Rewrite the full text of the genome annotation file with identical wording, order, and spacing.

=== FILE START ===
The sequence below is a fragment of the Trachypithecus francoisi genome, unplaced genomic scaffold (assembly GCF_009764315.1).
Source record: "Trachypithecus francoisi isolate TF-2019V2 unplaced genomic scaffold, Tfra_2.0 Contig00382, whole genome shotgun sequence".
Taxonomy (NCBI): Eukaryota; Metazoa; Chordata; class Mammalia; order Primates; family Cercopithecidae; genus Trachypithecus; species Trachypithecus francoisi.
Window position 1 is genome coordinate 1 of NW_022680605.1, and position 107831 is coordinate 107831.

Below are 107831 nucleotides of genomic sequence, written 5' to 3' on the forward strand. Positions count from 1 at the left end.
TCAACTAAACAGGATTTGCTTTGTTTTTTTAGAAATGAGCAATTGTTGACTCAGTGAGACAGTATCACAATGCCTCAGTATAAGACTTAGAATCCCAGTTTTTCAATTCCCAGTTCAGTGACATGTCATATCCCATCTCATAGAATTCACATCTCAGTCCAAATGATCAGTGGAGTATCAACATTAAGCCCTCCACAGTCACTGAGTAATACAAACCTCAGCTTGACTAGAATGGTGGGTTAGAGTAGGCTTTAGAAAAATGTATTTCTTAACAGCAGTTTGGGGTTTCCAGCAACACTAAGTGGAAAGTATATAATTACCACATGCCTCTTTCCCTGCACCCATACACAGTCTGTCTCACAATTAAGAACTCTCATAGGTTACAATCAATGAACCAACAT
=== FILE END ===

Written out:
The sequence below is a fragment of the Trachypithecus francoisi genome, unplaced genomic scaffold (assembly GCF_009764315.1).
Source record: "Trachypithecus francoisi isolate TF-2019V2 unplaced genomic scaffold, Tfra_2.0 Contig00382, whole genome shotgun sequence".
Taxonomy (NCBI): Eukaryota; Metazoa; Chordata; class Mammalia; order Primates; family Cercopithecidae; genus Trachypithecus; species Trachypithecus francoisi.
Window position 1 is genome coordinate 1 of NW_022680605.1, and position 107831 is coordinate 107831.

Below are 107831 nucleotides of genomic sequence, written 5' to 3' on the forward strand. Positions count from 1 at the left end.
TCAACTAAACAGGATTTGCTTTGTTTTTTTAGAAATGAGCAATTGTTGACTCAGTGAGACAGTATCACAATGCCTCAGTATAAGACTTAGAATCCCAGTTTTTCAATTCCCAGTTCAGTGACATGTCATATCCCATCTCATAGAATTCACATCTCAGTCCAAATGATCAGTGGAGTATCAACATTAAGCCCTCCACAGTCACTGAGTAATACAAACCTCAGCTTGACTAGAATGGTGGGTTAGAGTAGGCTTTAGAAAAATGTATTTCTTAACAGCAGTTTGGGGTTTCCAGCAACACTAAGTGGAAAGTATATAATTACCACATGCCTCTTTCCCTGCACCCATACACAGTCTGTCTCACAATTAAGAACTCTCATAGGTTACAATCAATGAACCAACAT